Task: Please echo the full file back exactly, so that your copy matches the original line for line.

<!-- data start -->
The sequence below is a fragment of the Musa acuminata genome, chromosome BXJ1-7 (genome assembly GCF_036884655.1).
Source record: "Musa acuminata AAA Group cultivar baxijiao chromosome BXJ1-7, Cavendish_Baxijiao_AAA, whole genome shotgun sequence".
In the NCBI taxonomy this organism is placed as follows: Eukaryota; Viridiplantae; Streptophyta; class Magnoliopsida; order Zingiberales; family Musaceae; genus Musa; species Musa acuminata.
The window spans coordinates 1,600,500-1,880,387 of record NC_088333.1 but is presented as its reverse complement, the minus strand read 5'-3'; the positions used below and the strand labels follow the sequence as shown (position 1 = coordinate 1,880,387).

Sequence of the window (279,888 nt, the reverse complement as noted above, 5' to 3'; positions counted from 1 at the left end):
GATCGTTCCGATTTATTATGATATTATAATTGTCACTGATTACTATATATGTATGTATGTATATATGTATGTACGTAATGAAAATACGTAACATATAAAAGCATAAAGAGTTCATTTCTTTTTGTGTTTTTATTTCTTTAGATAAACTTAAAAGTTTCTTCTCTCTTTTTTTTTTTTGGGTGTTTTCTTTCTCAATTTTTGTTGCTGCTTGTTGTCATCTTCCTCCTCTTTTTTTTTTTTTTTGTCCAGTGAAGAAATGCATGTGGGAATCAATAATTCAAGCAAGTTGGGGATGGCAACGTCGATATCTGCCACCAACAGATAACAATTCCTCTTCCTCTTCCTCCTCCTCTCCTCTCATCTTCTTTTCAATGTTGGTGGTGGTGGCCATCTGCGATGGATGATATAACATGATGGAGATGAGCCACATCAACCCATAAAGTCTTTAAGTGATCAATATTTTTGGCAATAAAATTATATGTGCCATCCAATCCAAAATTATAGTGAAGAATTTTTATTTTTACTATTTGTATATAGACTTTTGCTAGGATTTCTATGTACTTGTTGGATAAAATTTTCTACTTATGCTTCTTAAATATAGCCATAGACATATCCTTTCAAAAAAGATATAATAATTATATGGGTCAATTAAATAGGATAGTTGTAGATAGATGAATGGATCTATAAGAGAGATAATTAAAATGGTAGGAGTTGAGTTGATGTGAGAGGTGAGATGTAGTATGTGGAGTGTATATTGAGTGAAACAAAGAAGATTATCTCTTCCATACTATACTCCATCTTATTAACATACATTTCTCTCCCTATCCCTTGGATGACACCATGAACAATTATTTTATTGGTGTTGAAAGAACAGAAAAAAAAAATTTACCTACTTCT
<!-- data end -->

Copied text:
The sequence below is a fragment of the Musa acuminata genome, chromosome BXJ1-7 (genome assembly GCF_036884655.1).
Source record: "Musa acuminata AAA Group cultivar baxijiao chromosome BXJ1-7, Cavendish_Baxijiao_AAA, whole genome shotgun sequence".
In the NCBI taxonomy this organism is placed as follows: Eukaryota; Viridiplantae; Streptophyta; class Magnoliopsida; order Zingiberales; family Musaceae; genus Musa; species Musa acuminata.
The window spans coordinates 1,600,500-1,880,387 of record NC_088333.1 but is presented as its reverse complement, the minus strand read 5'-3'; the positions used below and the strand labels follow the sequence as shown (position 1 = coordinate 1,880,387).

Sequence of the window (279,888 nt, the reverse complement as noted above, 5' to 3'; positions counted from 1 at the left end):
GATCGTTCCGATTTATTATGATATTATAATTGTCACTGATTACTATATATGTATGTATGTATATATGTATGTACGTAATGAAAATACGTAACATATAAAAGCATAAAGAGTTCATTTCTTTTTGTGTTTTTATTTCTTTAGATAAACTTAAAAGTTTCTTCTCTCTTTTTTTTTTTTGGGTGTTTTCTTTCTCAATTTTTGTTGCTGCTTGTTGTCATCTTCCTCCTCTTTTTTTTTTTTTTTGTCCAGTGAAGAAATGCATGTGGGAATCAATAATTCAAGCAAGTTGGGGATGGCAACGTCGATATCTGCCACCAACAGATAACAATTCCTCTTCCTCTTCCTCCTCCTCTCCTCTCATCTTCTTTTCAATGTTGGTGGTGGTGGCCATCTGCGATGGATGATATAACATGATGGAGATGAGCCACATCAACCCATAAAGTCTTTAAGTGATCAATATTTTTGGCAATAAAATTATATGTGCCATCCAATCCAAAATTATAGTGAAGAATTTTTATTTTTACTATTTGTATATAGACTTTTGCTAGGATTTCTATGTACTTGTTGGATAAAATTTTCTACTTATGCTTCTTAAATATAGCCATAGACATATCCTTTCAAAAAAGATATAATAATTATATGGGTCAATTAAATAGGATAGTTGTAGATAGATGAATGGATCTATAAGAGAGATAATTAAAATGGTAGGAGTTGAGTTGATGTGAGAGGTGAGATGTAGTATGTGGAGTGTATATTGAGTGAAACAAAGAAGATTATCTCTTCCATACTATACTCCATCTTATTAACATACATTTCTCTCCCTATCCCTTGGATGACACCATGAACAATTATTTTATTGGTGTTGAAAGAACAGAAAAAAAAAATTTACCTACTTCT